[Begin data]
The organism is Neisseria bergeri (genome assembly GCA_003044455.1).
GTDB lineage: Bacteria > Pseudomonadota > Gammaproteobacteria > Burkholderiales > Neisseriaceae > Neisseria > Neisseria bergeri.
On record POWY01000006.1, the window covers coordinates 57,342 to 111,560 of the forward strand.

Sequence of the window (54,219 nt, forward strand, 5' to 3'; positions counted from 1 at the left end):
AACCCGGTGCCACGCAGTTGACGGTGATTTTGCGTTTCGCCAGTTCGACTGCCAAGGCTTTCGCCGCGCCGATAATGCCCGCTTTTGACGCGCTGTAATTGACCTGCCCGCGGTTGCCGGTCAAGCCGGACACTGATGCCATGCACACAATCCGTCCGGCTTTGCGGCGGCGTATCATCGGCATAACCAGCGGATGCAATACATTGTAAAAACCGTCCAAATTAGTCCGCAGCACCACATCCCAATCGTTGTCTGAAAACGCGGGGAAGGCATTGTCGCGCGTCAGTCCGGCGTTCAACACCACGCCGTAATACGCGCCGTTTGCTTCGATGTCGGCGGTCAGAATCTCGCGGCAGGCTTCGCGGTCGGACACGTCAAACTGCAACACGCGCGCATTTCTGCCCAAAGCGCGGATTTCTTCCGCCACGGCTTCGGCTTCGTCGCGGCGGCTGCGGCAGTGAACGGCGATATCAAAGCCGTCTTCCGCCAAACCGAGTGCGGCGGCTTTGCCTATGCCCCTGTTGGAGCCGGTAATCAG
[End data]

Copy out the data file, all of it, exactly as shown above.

The organism is Neisseria bergeri (genome assembly GCA_003044455.1).
GTDB lineage: Bacteria > Pseudomonadota > Gammaproteobacteria > Burkholderiales > Neisseriaceae > Neisseria > Neisseria bergeri.
On record POWY01000006.1, the window covers coordinates 57,342 to 111,560 of the forward strand.

Sequence of the window (54,219 nt, forward strand, 5' to 3'; positions counted from 1 at the left end):
AACCCGGTGCCACGCAGTTGACGGTGATTTTGCGTTTCGCCAGTTCGACTGCCAAGGCTTTCGCCGCGCCGATAATGCCCGCTTTTGACGCGCTGTAATTGACCTGCCCGCGGTTGCCGGTCAAGCCGGACACTGATGCCATGCACACAATCCGTCCGGCTTTGCGGCGGCGTATCATCGGCATAACCAGCGGATGCAATACATTGTAAAAACCGTCCAAATTAGTCCGCAGCACCACATCCCAATCGTTGTCTGAAAACGCGGGGAAGGCATTGTCGCGCGTCAGTCCGGCGTTCAACACCACGCCGTAATACGCGCCGTTTGCTTCGATGTCGGCGGTCAGAATCTCGCGGCAGGCTTCGCGGTCGGACACGTCAAACTGCAACACGCGCGCATTTCTGCCCAAAGCGCGGATTTCTTCCGCCACGGCTTCGGCTTCGTCGCGGCGGCTGCGGCAGTGAACGGCGATATCAAAGCCGTCTTCCGCCAAACCGAGTGCGGCGGCTTTGCCTATGCCCCTGTTGGAGCCGGTAATCAG